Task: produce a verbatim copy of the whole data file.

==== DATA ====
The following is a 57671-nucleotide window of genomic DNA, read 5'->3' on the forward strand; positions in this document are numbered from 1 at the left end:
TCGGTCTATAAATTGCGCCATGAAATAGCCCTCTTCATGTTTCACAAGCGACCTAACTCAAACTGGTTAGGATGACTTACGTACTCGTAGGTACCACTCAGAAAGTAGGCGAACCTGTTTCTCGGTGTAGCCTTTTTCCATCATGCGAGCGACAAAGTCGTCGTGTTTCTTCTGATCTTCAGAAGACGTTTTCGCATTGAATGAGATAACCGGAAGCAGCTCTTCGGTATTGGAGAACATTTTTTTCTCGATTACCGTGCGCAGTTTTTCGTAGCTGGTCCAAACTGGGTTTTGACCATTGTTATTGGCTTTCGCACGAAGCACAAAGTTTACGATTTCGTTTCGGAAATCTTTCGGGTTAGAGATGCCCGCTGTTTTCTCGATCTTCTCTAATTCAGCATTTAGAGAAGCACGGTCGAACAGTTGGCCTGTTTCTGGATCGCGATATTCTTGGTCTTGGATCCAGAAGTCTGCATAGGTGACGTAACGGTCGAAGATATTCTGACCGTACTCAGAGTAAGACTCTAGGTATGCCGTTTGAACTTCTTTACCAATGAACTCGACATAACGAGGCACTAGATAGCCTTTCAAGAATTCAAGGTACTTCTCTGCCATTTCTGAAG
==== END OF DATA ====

The following is a 57671-nucleotide window of genomic DNA, read 5'->3' on the forward strand; positions in this document are numbered from 1 at the left end:
TCGGTCTATAAATTGCGCCATGAAATAGCCCTCTTCATGTTTCACAAGCGACCTAACTCAAACTGGTTAGGATGACTTACGTACTCGTAGGTACCACTCAGAAAGTAGGCGAACCTGTTTCTCGGTGTAGCCTTTTTCCATCATGCGAGCGACAAAGTCGTCGTGTTTCTTCTGATCTTCAGAAGACGTTTTCGCATTGAATGAGATAACCGGAAGCAGCTCTTCGGTATTGGAGAACATTTTTTTCTCGATTACCGTGCGCAGTTTTTCGTAGCTGGTCCAAACTGGGTTTTGACCATTGTTATTGGCTTTCGCACGAAGCACAAAGTTTACGATTTCGTTTCGGAAATCTTTCGGGTTAGAGATGCCCGCTGTTTTCTCGATCTTCTCTAATTCAGCATTTAGAGAAGCACGGTCGAACAGTTGGCCTGTTTCTGGATCGCGATATTCTTGGTCTTGGATCCAGAAGTCTGCATAGGTGACGTAACGGTCGAAGATATTCTGACCGTACTCAGAGTAAGACTCTAGGTATGCCGTTTGAACTTCTTTACCAATGAACTCGACATAACGAGGCACTAGATAGCCTTTCAAGAATTCAAGGTACTTCTCTGCCATTTCTGAAG